September 12, 2022 | Project

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Neepawa Middle School, completed in 2019, achieves LEED Gold Certification through the Canadian Green Building Council Program. The project received 63 points in the globally recognized program to obtain the Gold rating, exceeding the provincial requirement for new schools to meet LEED Silver through innovative design solutions and team collaboration.
Through an Integrated Design Approach with the Client, sustainability quickly became a key project driver for the design of this major middle school expansion and renovation. Initially a 13,000 sq. ft. grades 5-8 wing connected to the regional high school, the design transformed this learning environment into a fully outfitted, 43,800 sq. ft. Middle School to serve the region. Shaping a vibrant educational campus in the heart of Neepawa, the project pursued a number of key sustainability themes outlined below to achieve LEED Gold and ensure lasting value for a sustainable future.

Sustainable Site Development and Maximized Open Space

  • Overcoming the challenge of a compact site, the design strategically configured the addition and a new daycare facility to be able to preserve exterior community courts and playfields to optimize local connectivity, access to the outdoors and future growth flexibility.
  • A variety of low-emitting transportation options and amenities were integrated on site, including an off-street bus queuing and staging area, ample bike storage and three EV charging stations.
  • Extensive glazing in all education and recreation spaces as well as the expansive courtyard dedicated to student activity and collaboration support plentiful access to natural light and a direct connection to the outdoors.

Water Efficiency

  • Within the courtyard, a rain garden was installed to help collect and filter storm water runoff from the roof, deck and other hard surfaces to be reabsorbed on site, reducing water use.
  • For the facility as a whole, water use reduction was evaluated at 40.55%, with the help of water efficient landscaping and an improved site drainage strategy.

Innovation in Design

  • Glazed operable wall systems in the library and multi-purpose room allow for flexibility and broader connectivity of public areas and opens the interior of the school for daylight to reach deep into the floorplate.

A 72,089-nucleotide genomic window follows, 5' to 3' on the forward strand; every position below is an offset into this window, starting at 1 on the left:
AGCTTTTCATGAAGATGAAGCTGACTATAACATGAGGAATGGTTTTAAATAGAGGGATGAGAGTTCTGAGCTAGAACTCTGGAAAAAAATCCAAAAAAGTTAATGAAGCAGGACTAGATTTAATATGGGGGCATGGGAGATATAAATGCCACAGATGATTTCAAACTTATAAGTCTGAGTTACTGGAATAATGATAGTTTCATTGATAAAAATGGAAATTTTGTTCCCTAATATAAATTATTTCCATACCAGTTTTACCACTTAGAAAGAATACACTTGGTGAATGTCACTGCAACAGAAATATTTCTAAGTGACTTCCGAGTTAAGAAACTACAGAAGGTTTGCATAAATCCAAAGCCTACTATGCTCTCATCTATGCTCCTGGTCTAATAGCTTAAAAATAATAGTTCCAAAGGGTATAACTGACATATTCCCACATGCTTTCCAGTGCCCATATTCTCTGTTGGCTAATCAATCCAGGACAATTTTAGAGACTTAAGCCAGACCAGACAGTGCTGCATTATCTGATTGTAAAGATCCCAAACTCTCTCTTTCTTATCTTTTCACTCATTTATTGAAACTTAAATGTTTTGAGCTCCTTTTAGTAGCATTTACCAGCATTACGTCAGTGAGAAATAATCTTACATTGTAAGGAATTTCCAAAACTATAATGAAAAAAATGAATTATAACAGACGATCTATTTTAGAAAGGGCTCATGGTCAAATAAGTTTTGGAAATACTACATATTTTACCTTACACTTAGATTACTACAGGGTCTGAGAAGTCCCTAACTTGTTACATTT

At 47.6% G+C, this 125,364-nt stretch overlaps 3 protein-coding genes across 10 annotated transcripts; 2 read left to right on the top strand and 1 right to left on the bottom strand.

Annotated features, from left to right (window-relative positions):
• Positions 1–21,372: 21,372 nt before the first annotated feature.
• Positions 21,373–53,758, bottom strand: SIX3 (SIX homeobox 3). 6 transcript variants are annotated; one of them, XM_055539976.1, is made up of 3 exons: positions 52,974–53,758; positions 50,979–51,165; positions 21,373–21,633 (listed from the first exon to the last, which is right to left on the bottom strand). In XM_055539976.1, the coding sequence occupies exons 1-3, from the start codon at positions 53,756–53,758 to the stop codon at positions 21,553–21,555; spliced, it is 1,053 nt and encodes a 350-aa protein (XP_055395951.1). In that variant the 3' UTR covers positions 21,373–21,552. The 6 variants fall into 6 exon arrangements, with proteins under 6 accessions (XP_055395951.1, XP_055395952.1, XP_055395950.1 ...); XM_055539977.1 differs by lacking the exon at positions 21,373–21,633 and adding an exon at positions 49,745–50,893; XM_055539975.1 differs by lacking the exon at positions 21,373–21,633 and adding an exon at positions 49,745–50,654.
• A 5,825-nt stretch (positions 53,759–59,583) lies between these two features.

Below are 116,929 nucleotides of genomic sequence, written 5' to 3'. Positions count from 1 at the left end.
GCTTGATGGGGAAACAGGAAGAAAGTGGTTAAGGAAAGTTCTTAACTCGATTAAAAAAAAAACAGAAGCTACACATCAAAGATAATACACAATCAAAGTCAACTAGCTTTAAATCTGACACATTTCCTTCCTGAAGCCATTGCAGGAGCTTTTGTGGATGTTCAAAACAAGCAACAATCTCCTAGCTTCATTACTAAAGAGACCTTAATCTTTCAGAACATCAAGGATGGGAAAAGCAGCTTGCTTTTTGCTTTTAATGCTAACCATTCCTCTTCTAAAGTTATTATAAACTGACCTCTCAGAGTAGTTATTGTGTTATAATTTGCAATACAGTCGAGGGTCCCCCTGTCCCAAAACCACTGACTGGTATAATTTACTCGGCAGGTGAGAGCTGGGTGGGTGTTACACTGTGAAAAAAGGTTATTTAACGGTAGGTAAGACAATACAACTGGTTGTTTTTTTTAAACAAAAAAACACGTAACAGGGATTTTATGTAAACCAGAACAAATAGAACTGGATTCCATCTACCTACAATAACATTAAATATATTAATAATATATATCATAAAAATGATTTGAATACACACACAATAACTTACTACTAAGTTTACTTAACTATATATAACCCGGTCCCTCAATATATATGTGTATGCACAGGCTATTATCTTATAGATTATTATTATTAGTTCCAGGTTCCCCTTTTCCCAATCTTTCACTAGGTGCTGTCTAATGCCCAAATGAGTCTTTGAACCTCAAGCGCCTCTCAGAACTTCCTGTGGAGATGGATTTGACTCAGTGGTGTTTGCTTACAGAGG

• 81.73 % of the facility’s electrical demand over a two-year cycle is provided by green power.

Sustainably sourced materiality

  • The project prioritized certified wood with use of Kebony decking – a sustainable, highly durable and thermally treated wood that requires minimal maintenance and offers low lifecycle costs.
  • Regional materials were leveraged throughout to reduce the project’s carbon footprint, highlighted by the abundant use of Manitoba Tyndall Stone that defines learning installations at the entry and frames the courtyard and play fields. As part of a “Building as a teaching tool” model, students also visited the local quarry to handpick fossilized sawn and finished stone for use in the project.

Topped with modelled energy savings of 47% annually, Neepawa Middle School represents a holistic approach to sustainable design to enhance quality of life, reduce environmental impact and support cost savings long-term, made possible through the Client’s dedication and the team’s solution-focused approach.

“I believe we have one of the most beautiful and outstanding art schools in the country. It is an advantage to our program when we advertise who we are and what we can offer. The space is remarkable. I am sure it attracts the eye of candidates from all over the world.”

– Dominique Rey, Associate Professor, School of Art


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